The Oscar nod did not help Hyer’s career, which started with a three-year contract at RKO in the early 1940s and ended with a series of forgettable cheap films made in both America and Europe.

Martha Hyer was born Aug. 10, 1924, in Fort Worth, Texas, to Julien C. Hyer (a Texas legislator) and Agnes Barnhart. In her 1990 autobiography, Finding My Way, she described her childhood desire to be an actress and her love of film. “Movies were magic, our passport to outside,” she wrote.

She enrolled in the Pasadena Playhouse in California, where she was spotted by a Hollywood talent agent — despite the fact that she was playing a bearded elder in a Greek tragedy. Soon, she was under contract to RKO during the war years, appearing in several B-Westerns. “I was Little Nell in lots of those,” she wrote.

For several years, Hyer was unable to secure a secure toehold in Hollywood, although she worked in everything from Abbott and Costello Go To Mars to the B-adventure Yukon Gold and the African safari film The Scarlet Spear. She married the latter’s director, C. Ray Stahl, but the marriage quickly ended in divorce.

Hyer’s first big break came when she was cast as William Holden’s fiancée in Billy Wilder’s 1954 romantic comedy Sabrina, which starred Audrey Hepburn and Humphrey Bogart. In her autobiography, she recalled Bogart as being helpful and selfless in his scenes with her.

But ensuing roles in pictures like Red Sundown, opposite Rory Calhoun, and Francis in The Navy, opposite Donald O’Connor and a talking mule, again stalled Hyer’s career. She worked with Rock Hudson — whom she said was shallow and self-centered — in 1956’s Battle Hymn. In quick succession, she found herself playing straight woman to the likes of David Niven, Bob Hope and Jerry Lewis in films that spotlighted their characters, not hers. She liked Niven and Hope, but not Lewis.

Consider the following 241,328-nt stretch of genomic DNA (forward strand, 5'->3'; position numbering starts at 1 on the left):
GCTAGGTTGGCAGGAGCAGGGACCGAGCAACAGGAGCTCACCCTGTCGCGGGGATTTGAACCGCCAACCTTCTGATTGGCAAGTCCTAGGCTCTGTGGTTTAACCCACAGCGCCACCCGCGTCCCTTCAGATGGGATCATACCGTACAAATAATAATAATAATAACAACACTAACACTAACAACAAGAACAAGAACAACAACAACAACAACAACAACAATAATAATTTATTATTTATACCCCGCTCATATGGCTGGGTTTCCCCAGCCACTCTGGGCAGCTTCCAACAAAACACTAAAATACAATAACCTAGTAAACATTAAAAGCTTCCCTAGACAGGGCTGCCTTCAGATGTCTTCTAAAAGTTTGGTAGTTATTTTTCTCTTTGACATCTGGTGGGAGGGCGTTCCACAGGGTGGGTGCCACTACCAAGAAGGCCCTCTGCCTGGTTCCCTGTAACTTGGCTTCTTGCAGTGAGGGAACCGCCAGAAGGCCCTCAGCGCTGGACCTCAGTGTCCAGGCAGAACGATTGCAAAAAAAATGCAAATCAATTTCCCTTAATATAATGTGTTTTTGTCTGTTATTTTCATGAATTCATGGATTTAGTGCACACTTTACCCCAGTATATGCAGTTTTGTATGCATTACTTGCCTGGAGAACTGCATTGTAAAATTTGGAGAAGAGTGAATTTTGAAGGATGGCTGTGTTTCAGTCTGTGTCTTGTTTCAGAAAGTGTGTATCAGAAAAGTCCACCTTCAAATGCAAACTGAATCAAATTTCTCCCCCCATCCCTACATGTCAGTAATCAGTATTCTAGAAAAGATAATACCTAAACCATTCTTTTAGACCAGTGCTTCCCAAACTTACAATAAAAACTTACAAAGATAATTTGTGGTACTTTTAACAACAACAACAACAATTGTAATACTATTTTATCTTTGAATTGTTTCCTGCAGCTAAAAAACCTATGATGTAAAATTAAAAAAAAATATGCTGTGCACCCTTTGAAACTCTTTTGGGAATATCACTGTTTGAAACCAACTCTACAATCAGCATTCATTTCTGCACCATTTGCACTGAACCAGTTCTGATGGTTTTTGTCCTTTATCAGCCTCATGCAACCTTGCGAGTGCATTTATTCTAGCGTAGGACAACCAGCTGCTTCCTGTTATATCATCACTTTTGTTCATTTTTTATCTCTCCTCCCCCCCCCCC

Some Came Running, based on the James Joyce novel, briefly rescued Hyer and brought her critical acclaim. She wrote fondly of the experience, noting that MacLaine was “brilliant,” Sinatra “never better” and Martin “marvelous.” MacLaine received a best actress nomination for her work on the film.

But most of Hyer’s 1960s films were weak, including Bikini Beach, House of 1,000 Dolls and Picture Mommy Dead — “all ones I’d rather forget,” she wrote. She did secure a supporting role in Hal Wallis’ 1965 production The Sons of Katie Elder, but she again played second — or in this case, fifth — fiddle to a cast topped by John Wayne and Dean Martin.

She married Wallis in December 1966. In her autobiography, she reflected on both his strong points and his weaknesses, including his tight-fisted approach to spending that left her to finance the couple’s lifestyle.

By her own admission, Hyer became caught up in the high-living culture of the Hollywood lifestyle and began overspending. Shortly after she penned a first-person account of her lifestyle in a 1959 Life magazine article, she came home to find her Hollywood home robbed of all its goods. She later managed to pay ransom money to get some of her paintings back.

Worse was to come. By the early 1980s, Hyer was in debt to loan sharks, to the tune of several million dollars. With her career behind her — her last film roles were in the early 1970s — she turned to God for help and found immediate solace and peace. In her memoir, she wrote: “God poured through me.”

Shortly thereafter, Wallis, as well as some lawyers and the FBI, helped Hyer work her way out of her financial mess.